UK weather service predicts solar energy for the next 25 years, at least
The United Kingdom’s national weather service, the MET office, has installed Canadian Solar’s famously reliable CS6P-M modules at its Exeter Headquarters.
As a world-renowned provider of 24/7 weather, climate and environmental forecasts and research, the Met Office’s Exeter HQ Energy Centre sought a reliable source of clean energy that would reduce CO2 emissions and complement their existing sustainability initiatives.
They decided on a 1000 module, 250 kWp rooftop PV system from Canadian Solar, not least because the panels have a 25-year warranty and have proven themselves to be dependable under widely varying weather conditions at locations around the world. The new system is already generating around 1,000 kWhs of electricity per day - enough to meet the demand of one of the organization’s three supercomputers used to carry out research into climate change.
Installed by SunGift Solar, a renewable energy specialist offering customized solutions in the UK, this PV system is one of the largest rooftop installations in the UK. “When you’re carrying out thousands of installations every year, you need top quality modules from a manufacturer that has a trusted global reputation,” said Gabriel Wondrausch, Managing Director of SunGift Solar.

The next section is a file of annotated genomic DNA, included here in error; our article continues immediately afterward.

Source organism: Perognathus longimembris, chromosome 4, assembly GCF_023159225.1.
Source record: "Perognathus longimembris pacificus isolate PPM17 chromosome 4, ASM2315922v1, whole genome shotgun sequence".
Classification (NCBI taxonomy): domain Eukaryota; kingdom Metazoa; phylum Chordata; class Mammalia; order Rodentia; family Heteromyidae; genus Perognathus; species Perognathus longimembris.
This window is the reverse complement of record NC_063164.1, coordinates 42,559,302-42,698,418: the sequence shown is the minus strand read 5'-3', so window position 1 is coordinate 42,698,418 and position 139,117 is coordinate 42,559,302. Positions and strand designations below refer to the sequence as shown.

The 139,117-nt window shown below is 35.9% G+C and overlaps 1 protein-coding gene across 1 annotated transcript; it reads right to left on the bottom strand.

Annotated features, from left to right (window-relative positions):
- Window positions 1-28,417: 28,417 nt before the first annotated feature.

“That is why we specify Canadian Solar modules for many of our jobs. They have that distinctive quality – bankability – which gives us absolute confidence that the modules will continue to perform at a high level and give consistent results throughout their lifetime,” he said.
SunGift’s team of installers took just five days to install the Canadian Solar modules while the whole installation took about six weeks - about one and a half weeks ahead of schedule. The installation is also linked to an electricity management system that allows for real-time monitoring of the panels’ performance. And it will generate an estimated 221,000 kW hours of electricity per year and help avoid the production of around 116 tons of carbon emissions annually.